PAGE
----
March From the editor

Following last month’s release of the 2018 official harvest figures, Wines of Great Britain (WineGB) has this month published its annual survey of the UK wine industry, see page 9.
Exports may only account for 8% of the industry’s total 2.6 million bottles sold, but having doubled in just one year (up 4% on 2017) proving that overseas markets are providing producers with exciting opportunities.
Interestingly, 43% of total exports find their way to the Scandinavian countries of Norway, Denmark, Sweden and also Finland. This hive of activity certainly corresponds to conversations I had in late February with Exton Park’s sales and marketing manager Kit Ellen, see my Editor’s Visit on page 20.
Monopolies on the sales of alcohol in the Nordic wine markets (Sweden, Finland, Norway and Iceland) make them rather unique and potentially difficult to infiltrate. Each country is slightly different, but with the off-trade centrally controlled by the government it is possible that there will be just one person responsible for buying wines under the English or Welsh category. Finding a good importer, who has established relationships with both the on- and off-trade in your desired market, is therefore vital.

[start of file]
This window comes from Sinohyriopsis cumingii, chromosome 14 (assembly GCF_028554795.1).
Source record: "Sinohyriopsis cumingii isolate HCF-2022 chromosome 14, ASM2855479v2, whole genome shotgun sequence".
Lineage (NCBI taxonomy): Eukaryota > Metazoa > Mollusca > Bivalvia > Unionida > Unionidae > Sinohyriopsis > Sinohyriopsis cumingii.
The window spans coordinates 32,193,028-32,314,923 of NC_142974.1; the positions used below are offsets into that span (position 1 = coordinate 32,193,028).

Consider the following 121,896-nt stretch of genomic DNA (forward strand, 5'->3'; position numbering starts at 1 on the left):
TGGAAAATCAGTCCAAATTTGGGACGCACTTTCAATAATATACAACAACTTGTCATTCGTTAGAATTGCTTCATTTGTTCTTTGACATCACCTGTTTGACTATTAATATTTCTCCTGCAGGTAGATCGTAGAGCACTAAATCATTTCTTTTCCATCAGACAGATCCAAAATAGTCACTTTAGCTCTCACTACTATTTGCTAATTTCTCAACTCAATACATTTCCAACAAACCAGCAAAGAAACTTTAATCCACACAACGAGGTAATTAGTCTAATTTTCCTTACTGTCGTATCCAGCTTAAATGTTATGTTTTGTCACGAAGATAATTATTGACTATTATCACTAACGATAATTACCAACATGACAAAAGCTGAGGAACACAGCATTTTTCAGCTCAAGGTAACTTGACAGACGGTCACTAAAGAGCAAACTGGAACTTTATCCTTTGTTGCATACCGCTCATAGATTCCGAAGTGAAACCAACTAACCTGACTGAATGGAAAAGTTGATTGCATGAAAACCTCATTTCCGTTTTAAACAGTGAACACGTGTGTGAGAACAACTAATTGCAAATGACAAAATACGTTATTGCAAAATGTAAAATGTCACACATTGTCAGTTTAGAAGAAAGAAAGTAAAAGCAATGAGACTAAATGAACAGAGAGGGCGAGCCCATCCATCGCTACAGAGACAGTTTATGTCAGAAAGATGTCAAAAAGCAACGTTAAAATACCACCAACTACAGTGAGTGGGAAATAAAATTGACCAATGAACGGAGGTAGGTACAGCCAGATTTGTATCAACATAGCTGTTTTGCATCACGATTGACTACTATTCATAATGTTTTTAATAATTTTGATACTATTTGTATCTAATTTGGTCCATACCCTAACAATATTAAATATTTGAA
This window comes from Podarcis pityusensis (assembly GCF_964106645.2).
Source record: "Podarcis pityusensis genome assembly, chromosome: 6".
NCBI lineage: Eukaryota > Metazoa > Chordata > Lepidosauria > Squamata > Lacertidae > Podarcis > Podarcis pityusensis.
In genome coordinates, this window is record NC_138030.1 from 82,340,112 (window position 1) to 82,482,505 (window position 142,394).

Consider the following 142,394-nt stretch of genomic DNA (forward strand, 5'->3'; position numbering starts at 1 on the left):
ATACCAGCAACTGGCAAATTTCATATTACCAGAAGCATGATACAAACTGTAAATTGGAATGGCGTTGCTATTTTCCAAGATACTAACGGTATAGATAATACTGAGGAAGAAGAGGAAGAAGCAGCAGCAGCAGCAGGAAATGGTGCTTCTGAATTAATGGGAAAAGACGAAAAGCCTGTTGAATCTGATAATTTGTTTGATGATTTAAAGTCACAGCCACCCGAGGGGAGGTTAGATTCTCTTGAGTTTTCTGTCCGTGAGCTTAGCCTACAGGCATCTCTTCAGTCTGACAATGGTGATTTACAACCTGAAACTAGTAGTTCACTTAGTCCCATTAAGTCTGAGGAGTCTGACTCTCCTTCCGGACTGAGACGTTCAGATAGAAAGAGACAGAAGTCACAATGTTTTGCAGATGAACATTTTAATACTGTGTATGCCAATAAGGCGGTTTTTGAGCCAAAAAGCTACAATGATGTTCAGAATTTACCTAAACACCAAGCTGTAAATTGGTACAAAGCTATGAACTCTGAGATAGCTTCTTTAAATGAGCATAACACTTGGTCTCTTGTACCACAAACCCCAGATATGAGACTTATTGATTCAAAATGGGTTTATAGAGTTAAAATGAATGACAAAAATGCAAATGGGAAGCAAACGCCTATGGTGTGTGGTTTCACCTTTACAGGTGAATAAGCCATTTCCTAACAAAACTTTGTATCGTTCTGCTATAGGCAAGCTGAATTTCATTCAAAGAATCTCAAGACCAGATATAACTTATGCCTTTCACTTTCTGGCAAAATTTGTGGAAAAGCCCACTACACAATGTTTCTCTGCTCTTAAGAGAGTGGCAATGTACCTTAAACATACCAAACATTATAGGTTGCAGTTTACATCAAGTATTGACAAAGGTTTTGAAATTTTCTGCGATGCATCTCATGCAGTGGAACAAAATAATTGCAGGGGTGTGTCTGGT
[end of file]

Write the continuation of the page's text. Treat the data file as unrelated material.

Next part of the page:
Domestically, the market for English and Welsh wines is by no way saturated, but with reports that two million vines are predicted to be planted in 2019, we are not far off, especially in the traditional method English sparkling category. Anyone producing over 50,000 bottles per year would be wise to explore exporting; if only to ensure that we never reach this saturation conundrum.
Paperwork and administration may, or may not, change at the end of this month, but this should not put anyone off. Equally, for those who are wary of potential linguistic barriers, there are plenty of English speaking nations to approach first.
No matter where your wines are sold – the cellar door, the local wine merchants, a top London restaurant – it is always important to ensure the estate’s story is clearly presented on the bottle, social media and your website. This becomes even more crucial when sending wine around the world. Owners, winemakers, sales managers and brand ambassadors should all factor in at least two visits a year to each market to keep importers well trained and up-to-date with the estate’s latest developments.
We may not have a ‘name’ for our wines, but we do all have a story to tell and exporting is a wonderful way to spread this far and wide.

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